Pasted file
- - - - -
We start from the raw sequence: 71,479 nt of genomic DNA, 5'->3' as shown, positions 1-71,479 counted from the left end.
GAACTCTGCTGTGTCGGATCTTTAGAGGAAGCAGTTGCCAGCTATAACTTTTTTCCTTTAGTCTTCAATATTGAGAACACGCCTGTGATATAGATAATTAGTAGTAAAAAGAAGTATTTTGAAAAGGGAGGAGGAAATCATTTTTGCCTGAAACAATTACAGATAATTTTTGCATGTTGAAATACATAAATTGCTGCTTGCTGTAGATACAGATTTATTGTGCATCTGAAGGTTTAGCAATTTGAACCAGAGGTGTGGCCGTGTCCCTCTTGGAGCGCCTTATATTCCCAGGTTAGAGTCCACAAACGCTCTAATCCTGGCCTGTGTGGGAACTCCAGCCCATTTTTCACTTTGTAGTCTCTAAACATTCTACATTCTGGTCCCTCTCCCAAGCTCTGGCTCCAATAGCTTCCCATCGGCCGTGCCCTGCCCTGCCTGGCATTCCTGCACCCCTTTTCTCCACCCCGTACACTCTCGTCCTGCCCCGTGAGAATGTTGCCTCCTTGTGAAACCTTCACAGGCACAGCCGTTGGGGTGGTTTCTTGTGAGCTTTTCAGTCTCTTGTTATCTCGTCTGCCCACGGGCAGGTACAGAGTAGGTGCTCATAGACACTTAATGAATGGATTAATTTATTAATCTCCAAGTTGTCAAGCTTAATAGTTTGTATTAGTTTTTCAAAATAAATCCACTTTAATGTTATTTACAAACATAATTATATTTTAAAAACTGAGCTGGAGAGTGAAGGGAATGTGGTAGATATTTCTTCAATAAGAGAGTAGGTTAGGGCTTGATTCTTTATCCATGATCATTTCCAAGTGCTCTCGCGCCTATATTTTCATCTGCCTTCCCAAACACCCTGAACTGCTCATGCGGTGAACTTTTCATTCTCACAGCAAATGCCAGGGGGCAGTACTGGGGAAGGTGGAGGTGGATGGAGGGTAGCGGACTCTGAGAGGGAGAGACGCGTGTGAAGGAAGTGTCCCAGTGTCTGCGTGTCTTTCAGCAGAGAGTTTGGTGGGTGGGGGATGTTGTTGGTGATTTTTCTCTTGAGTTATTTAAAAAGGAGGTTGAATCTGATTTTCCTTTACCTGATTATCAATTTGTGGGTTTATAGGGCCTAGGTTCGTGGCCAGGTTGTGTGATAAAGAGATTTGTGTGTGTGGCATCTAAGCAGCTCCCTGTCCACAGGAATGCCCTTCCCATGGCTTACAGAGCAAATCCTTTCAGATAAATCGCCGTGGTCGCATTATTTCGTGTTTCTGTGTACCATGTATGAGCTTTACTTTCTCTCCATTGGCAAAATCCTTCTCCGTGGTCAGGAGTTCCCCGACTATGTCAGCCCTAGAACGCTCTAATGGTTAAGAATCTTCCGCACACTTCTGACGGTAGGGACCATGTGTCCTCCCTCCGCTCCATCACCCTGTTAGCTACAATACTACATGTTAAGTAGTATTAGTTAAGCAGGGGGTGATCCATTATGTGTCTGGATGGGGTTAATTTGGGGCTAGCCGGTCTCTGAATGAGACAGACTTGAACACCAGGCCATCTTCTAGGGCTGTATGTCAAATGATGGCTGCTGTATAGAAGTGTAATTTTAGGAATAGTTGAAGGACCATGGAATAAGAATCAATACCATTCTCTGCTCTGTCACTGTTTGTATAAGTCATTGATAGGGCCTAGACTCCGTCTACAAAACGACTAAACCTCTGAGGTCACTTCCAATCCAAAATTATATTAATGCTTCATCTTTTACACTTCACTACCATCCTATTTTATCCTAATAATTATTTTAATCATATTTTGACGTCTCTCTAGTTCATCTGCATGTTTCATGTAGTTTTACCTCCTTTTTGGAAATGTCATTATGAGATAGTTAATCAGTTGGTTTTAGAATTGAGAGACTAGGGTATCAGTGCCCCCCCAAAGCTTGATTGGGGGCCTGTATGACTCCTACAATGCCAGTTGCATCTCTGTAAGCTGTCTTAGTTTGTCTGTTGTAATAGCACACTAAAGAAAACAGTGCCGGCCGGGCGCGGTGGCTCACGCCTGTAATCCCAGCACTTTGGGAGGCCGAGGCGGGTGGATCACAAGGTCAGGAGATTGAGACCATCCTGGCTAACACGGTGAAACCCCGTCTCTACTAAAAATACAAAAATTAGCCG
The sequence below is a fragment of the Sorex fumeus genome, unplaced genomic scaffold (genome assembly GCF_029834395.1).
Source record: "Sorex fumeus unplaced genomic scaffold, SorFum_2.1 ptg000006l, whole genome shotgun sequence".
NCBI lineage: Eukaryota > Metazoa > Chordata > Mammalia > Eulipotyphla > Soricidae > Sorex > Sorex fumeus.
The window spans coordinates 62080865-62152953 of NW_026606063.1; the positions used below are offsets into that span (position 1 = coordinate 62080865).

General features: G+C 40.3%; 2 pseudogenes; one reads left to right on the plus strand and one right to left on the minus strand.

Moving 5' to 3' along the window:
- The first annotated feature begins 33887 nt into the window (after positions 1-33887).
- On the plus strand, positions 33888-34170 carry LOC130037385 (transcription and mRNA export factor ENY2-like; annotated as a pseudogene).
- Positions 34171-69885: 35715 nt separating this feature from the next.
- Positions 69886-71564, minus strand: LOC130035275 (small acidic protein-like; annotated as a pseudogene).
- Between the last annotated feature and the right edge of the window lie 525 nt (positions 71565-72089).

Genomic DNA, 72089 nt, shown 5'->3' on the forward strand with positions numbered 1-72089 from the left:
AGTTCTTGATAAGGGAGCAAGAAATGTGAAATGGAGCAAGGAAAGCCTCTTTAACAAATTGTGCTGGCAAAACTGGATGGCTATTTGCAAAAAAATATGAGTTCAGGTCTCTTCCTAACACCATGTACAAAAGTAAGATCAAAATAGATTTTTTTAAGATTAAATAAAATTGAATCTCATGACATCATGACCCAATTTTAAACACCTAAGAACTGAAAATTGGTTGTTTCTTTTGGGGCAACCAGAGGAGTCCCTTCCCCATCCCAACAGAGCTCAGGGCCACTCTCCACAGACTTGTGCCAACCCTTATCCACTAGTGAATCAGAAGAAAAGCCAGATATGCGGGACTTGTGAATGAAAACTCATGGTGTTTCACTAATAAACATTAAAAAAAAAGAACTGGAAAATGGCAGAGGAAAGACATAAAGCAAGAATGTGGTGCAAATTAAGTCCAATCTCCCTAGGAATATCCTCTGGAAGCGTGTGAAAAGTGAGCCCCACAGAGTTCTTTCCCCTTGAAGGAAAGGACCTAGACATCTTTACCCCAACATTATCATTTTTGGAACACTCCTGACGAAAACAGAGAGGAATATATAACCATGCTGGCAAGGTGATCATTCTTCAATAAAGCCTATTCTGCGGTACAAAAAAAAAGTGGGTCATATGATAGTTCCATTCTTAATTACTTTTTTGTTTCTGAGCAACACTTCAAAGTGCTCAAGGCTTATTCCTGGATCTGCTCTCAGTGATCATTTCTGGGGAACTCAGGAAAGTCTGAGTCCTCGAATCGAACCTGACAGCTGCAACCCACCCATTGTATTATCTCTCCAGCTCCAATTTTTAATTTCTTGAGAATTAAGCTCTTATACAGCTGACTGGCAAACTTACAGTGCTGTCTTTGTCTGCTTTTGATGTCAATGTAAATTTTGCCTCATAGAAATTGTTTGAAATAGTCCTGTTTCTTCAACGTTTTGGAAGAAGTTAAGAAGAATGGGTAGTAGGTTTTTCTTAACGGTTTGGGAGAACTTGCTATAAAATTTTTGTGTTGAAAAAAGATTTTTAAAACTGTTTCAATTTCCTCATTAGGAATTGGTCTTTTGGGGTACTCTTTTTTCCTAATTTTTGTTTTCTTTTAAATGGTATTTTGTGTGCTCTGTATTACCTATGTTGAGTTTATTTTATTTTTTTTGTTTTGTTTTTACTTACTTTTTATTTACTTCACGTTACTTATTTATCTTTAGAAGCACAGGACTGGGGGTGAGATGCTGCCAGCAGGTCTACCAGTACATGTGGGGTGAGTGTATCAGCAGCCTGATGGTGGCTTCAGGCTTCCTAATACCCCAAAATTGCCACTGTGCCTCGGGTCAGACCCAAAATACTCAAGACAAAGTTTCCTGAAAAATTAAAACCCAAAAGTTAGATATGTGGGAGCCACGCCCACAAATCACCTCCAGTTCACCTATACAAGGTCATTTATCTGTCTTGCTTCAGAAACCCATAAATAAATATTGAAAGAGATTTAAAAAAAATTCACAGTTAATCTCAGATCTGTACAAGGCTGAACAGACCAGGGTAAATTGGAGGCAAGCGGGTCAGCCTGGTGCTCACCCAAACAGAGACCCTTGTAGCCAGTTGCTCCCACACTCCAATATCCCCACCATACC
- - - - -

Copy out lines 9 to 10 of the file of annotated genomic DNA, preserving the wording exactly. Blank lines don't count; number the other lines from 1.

- The first annotated feature begins 33887 nt into the window (after positions 1-33887).
- On the plus strand, positions 33888-34170 carry LOC130037385 (transcription and mRNA export factor ENY2-like; annotated as a pseudogene).